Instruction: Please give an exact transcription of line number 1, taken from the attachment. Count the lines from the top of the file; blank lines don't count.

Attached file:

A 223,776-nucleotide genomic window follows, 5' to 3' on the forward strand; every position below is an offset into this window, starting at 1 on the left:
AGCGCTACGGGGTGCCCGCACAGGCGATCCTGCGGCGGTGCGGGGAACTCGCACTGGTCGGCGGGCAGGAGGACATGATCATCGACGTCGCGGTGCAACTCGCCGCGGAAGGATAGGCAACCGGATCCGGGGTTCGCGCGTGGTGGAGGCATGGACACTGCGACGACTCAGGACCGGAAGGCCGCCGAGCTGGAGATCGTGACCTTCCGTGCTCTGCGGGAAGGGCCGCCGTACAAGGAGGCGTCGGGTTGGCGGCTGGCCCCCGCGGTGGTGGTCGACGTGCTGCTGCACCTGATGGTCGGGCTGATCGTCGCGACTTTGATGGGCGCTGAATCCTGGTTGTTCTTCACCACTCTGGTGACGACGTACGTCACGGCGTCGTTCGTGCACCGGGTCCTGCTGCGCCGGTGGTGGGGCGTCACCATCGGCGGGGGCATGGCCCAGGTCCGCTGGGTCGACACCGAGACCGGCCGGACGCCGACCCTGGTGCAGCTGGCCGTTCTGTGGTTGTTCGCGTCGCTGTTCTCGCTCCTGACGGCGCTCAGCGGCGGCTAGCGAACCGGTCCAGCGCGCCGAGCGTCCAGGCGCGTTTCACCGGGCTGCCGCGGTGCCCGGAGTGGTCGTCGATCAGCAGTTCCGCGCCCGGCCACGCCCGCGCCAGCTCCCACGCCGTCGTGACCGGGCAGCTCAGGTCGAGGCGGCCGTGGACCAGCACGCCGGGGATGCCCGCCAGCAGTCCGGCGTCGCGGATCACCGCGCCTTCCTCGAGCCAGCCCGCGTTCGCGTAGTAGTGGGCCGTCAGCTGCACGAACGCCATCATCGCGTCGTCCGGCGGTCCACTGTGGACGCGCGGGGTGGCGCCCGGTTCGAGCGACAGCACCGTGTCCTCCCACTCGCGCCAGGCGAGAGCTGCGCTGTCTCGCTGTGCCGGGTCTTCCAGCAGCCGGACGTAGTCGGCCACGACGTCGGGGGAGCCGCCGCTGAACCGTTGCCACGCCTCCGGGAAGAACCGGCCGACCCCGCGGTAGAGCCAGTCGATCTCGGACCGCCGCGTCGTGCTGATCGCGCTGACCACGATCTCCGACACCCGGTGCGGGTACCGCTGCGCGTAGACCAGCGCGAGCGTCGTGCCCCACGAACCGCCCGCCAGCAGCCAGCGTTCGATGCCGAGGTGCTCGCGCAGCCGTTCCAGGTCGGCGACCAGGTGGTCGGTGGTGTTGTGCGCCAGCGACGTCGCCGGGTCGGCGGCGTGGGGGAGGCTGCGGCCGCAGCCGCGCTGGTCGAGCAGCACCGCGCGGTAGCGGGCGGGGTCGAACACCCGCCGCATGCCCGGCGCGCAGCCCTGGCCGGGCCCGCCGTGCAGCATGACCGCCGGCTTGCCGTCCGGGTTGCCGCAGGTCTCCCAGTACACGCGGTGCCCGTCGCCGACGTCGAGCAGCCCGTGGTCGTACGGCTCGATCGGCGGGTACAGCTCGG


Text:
A 223,776-nucleotide genomic window follows, 5' to 3' on the forward strand; every position below is an offset into this window, starting at 1 on the left: